AT the end of the Ramadan season, family and friends will often gather at Raya open houses to celebrate. One of the highlights of these Raya open houses, other than catching up with friends and family, is the array of Raya cookies offered.
Rather than settling on store-bought Raya cookies, try baking them yourself – don’t worry, it’s not as difficult as you think it is.
Chef Debbie Teoh shares 8 Raya cookies recipes that you can serve to your guests, give them as gifts to your neighbours or savour them with your family members.
Made with a rosette brass mould, this sweet, rice flour-based biscuit is deep fried rather than baked. Variations are made by adding sesame seeds to the batter or flavouring it with rose or vanilla essence. Savoury and spiced versions are also possible. Kuih ros is also made to celebrate Chinese New Year and Dwivali. This recipe is a variation with rose essence and pink colouring. Other names for this biscuit: Kuih Loyang, Kueh Lobang, Honeycomb Biscuit, Beehive Cookie, a possible variation of Kerala’s Achappam (Indian).
Also made during the Chinese New Year period, this seems to be a relatively new addition to the Raya baked spread with the quirky name still a mystery but the general consensus is that it is not from London since its popularity seem to remain grounded in Malaysia.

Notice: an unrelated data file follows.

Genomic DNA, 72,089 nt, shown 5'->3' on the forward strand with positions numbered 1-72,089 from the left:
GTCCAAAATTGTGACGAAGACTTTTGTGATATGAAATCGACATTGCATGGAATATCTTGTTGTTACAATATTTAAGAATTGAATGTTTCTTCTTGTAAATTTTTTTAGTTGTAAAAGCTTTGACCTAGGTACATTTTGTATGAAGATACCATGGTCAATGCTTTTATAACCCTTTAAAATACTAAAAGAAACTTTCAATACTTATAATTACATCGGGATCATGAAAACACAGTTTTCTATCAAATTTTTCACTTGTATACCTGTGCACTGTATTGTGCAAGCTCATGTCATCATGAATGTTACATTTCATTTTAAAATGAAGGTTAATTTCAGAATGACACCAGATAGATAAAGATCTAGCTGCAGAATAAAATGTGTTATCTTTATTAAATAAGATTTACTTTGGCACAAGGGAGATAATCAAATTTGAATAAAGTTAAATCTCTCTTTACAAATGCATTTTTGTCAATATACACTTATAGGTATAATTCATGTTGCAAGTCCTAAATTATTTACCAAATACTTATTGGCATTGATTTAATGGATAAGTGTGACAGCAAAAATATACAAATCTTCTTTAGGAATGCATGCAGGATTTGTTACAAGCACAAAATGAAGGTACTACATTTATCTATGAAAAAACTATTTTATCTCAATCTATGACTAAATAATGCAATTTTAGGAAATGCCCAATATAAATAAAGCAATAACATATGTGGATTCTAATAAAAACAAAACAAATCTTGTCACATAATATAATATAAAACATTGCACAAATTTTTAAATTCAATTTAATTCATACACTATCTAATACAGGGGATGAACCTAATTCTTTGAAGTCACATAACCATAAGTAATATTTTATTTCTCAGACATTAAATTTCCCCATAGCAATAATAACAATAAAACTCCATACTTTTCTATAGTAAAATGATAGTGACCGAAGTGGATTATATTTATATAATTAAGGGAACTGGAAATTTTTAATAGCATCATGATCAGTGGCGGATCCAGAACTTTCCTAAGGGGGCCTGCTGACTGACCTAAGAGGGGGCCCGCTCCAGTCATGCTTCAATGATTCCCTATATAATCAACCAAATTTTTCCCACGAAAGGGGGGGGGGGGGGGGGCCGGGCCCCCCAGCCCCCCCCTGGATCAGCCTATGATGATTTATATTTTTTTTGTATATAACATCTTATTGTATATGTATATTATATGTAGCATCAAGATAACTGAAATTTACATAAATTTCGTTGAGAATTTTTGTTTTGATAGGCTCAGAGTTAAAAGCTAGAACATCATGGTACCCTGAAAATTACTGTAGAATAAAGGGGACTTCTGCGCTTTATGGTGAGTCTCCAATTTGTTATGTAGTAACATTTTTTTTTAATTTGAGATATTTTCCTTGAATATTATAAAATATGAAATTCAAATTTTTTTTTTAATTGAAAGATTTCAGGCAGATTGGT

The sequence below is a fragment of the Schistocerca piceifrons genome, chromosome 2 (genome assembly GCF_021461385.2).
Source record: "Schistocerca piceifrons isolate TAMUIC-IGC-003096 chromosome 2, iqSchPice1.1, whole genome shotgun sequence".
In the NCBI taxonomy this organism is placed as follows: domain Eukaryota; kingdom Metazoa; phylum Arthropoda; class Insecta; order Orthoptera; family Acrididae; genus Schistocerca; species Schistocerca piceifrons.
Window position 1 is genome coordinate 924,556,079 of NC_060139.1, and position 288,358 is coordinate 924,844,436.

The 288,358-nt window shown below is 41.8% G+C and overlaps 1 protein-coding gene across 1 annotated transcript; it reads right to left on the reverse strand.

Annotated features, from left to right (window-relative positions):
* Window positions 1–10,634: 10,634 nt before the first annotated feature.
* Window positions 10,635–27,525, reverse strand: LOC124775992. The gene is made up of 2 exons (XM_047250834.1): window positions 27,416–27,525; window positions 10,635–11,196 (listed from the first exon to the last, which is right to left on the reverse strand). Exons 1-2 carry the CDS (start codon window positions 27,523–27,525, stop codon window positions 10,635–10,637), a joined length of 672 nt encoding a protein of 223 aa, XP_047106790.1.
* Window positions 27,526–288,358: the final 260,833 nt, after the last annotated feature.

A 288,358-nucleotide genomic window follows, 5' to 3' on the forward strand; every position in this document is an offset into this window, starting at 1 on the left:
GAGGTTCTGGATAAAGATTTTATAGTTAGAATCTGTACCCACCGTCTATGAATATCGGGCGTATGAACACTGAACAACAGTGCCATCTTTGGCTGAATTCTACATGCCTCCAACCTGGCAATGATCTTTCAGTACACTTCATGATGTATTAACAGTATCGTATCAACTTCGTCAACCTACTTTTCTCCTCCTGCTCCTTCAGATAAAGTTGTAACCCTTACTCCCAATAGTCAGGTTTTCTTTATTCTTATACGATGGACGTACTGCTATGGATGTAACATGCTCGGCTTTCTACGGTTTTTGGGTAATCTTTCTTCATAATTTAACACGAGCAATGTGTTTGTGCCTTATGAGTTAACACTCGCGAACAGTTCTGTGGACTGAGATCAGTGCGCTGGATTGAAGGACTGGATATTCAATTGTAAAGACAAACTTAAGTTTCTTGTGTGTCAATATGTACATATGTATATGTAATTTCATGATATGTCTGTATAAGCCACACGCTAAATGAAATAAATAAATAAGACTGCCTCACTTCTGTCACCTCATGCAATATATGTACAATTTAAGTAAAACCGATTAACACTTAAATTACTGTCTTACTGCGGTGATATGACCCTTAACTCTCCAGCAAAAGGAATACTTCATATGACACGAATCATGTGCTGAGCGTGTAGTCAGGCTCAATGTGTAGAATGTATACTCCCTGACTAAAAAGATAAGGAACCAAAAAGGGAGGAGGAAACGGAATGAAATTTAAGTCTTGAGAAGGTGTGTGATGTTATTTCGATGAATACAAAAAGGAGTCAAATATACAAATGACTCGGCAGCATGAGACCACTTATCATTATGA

A traditional and earthy biscuit made from compacted mung bean flour (used to be made by grinding cleaned and dried mung bean using a foot-operated pestle) and sugar mixture. They are shaped by wooden moulds and sun dried or baked at low temperatures. Also known as: Kuih Koya, Green Bean Cookie, Mung Bean Biscuit, Luk Tau Paeng (Cantonese), Kue Satru Kacang Hijau (Indonesian).
Also a popular Czech cookies (sachovnice) for Christmas. Other name: Checkerboard Cookie.
Filled with dates or peanut, this crumbly and oval-shaped biscuit has a Middle Eastern origin. A variation without the filling is biskut arab, sometimes also called biskut suji. Other name: Ma’amoul Cookies (Arabic).
This hugely popular festive cookie is believed to have originated from the Nonya community, but is made for all festivals. There are several variants of the cookie made in different shapes and can be open-faced or covered. Different moulds are also available but the traditional way is to pinch the edges with a jabit. Also known as Kue Nastar (Indonesian), Pineapple Tarts, Pineapple Pastry, Pineapple Cakes.
It is named so because it resembled a cat’s tongue (or a flat version of lady finder spong) and is an international favourite with variations from France to Spain with one thing in common – it is crispy and long-ish. Can be eaten on its own or served with any hot beverage, fruit compote or ice cream. This is a variation with cheese. Other names: Cat’s Tongue Cookie, Langues de Chat (French), Lingue di Gatto (Italian).
Three versions of these sponge cakes available – the most commong being bahulu cermai (star-shaped) and the more elusive bahulu gulung (shaped like rolls) and bahulu lapis (layered). Bahulu may also be the corruption of the Kristang (Portugese-Eurasian people) word, bolu which means cake. Traditionally baked using brass moulds placed on hot sand, when it becomes a bit dry, it is delicious dunked in hot coffee. The little cakes are also favoured by the Chinese to celebrate the Lunar New Year. This recipe makes a version favoured by the Malays. Also known as Kuih Baulu, Kuih Bolu.
These recipes were first published in Flavours magazine.